Federal Plan for State Mental Hospital Reforms Detailed
Prosecutors on Tuesday filed a consent decree in Los Angeles federal court that details a plan to prevent suicides and assaults, reduce the use of seclusion and restraints and offer more personalized care to patients with mental illnesses at state hospitals, the Los Angeles Times reports.
A lawsuit also was filed that accuses the hospitals of "egregiously and flagrantly" depriving patients of their rights by offering services substantially lower than "generally accepted professional standards of care" and failing to provide "adequate protections from harm."
The lawsuit and consent decree name only Metropolitan and Napa state hospitals but will be amended to include Patton and Atascadero state hospitals.
Virginia physician Mohamed El-Sabaawi was named the court-appointed monitor to oversee reforms at the state hospitals. El-Sabaawi also has supervised reforms of Kentucky's inpatient psychiatric system.
The consent decree contains details regarding:
- Types of acceptable restraints;
- Which patients should have their medications reviewed;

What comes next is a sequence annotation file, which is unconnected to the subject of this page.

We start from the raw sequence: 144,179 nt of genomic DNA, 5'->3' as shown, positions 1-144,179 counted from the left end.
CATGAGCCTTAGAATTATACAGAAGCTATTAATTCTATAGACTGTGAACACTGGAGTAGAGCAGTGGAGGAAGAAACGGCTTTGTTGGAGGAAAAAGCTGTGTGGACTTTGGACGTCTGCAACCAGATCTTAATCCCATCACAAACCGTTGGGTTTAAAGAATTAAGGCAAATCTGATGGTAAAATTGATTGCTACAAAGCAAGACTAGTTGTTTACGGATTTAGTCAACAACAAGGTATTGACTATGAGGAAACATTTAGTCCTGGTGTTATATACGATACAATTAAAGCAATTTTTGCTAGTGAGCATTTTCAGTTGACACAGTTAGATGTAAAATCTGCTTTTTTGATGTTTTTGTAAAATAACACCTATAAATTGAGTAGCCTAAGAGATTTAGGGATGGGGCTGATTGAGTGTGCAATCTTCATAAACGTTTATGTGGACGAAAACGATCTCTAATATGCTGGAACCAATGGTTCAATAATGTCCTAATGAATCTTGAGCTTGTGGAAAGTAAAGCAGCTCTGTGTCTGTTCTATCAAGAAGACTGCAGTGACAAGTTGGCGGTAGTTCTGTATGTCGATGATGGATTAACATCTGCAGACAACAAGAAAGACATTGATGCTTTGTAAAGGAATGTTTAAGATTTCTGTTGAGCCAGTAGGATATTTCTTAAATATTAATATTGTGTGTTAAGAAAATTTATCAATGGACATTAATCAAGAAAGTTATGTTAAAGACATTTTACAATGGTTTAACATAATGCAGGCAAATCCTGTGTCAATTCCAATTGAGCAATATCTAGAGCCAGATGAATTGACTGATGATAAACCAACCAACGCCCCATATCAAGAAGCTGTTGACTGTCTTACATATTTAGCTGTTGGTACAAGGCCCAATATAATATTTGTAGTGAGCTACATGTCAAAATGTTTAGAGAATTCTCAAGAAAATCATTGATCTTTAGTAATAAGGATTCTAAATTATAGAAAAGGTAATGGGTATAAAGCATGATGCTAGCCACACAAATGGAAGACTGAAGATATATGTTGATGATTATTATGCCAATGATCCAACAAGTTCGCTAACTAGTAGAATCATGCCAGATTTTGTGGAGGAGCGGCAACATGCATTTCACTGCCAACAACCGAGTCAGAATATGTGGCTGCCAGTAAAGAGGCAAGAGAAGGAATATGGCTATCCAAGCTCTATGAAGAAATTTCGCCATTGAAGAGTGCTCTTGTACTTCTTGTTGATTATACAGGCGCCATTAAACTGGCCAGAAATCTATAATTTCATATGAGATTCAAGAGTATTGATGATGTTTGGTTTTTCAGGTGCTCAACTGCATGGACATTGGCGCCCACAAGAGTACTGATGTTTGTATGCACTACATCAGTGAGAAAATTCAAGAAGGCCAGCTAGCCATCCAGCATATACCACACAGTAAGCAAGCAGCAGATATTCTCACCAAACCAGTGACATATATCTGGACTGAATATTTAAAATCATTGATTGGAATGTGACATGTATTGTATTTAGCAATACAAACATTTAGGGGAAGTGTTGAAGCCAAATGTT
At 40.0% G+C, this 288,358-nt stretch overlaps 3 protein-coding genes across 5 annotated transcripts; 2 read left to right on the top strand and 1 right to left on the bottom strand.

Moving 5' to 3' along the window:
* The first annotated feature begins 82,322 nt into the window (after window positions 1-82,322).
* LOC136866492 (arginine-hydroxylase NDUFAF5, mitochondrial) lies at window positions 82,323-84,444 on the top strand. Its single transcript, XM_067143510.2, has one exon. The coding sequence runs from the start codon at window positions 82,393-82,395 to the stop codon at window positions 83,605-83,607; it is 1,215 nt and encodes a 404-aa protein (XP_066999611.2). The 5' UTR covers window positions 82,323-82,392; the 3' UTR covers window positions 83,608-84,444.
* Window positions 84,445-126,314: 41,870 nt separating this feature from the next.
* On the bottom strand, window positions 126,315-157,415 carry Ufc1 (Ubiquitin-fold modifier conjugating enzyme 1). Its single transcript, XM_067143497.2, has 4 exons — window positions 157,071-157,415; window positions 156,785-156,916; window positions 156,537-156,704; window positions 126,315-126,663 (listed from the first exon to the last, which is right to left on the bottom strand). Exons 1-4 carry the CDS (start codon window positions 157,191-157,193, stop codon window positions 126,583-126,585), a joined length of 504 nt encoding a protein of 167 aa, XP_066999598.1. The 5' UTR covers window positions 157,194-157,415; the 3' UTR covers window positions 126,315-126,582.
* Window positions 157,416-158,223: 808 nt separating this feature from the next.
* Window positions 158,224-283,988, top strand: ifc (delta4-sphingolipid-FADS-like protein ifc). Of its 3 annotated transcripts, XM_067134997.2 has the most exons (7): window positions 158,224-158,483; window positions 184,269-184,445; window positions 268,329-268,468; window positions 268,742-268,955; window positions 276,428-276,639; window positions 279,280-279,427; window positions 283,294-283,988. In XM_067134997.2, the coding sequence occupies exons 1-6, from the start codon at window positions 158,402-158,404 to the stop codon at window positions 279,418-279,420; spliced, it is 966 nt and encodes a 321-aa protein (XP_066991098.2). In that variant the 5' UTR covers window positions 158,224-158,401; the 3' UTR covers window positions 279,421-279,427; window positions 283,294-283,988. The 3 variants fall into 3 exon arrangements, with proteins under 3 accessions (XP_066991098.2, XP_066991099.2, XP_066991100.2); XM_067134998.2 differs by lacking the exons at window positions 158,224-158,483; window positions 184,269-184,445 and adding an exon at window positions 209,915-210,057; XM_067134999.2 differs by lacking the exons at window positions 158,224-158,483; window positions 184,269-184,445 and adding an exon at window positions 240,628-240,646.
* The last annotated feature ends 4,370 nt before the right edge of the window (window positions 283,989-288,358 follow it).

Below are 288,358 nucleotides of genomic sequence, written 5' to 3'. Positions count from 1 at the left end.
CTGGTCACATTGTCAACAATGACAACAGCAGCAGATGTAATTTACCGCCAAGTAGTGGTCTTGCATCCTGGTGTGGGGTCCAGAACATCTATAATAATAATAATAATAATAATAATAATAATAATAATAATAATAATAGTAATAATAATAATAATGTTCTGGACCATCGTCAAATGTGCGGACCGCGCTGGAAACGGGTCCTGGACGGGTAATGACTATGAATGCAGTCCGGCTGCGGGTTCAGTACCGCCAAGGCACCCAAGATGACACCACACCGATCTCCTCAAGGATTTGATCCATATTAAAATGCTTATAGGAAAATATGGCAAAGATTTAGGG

- Methods for shifting to a "recovery model" of care;
- The timeline for assessing new patients;
- Access to vision and dental care; and
- Infection control.
State officials estimate that the reforms and other facility improvements will cost about $44 million.
The U.S. Attorney General's Office on Tuesday submitted findings of recent investigations of Patton and Atascadero to state officials. According to documents filed in federal court, patients' constitutional rights also were violated at the two facilities (Romney, Los Angeles Times, 5/3).This is part of the California Healthline Daily Edition, a summary of health policy coverage from major news organizations. Sign up for an email subscription.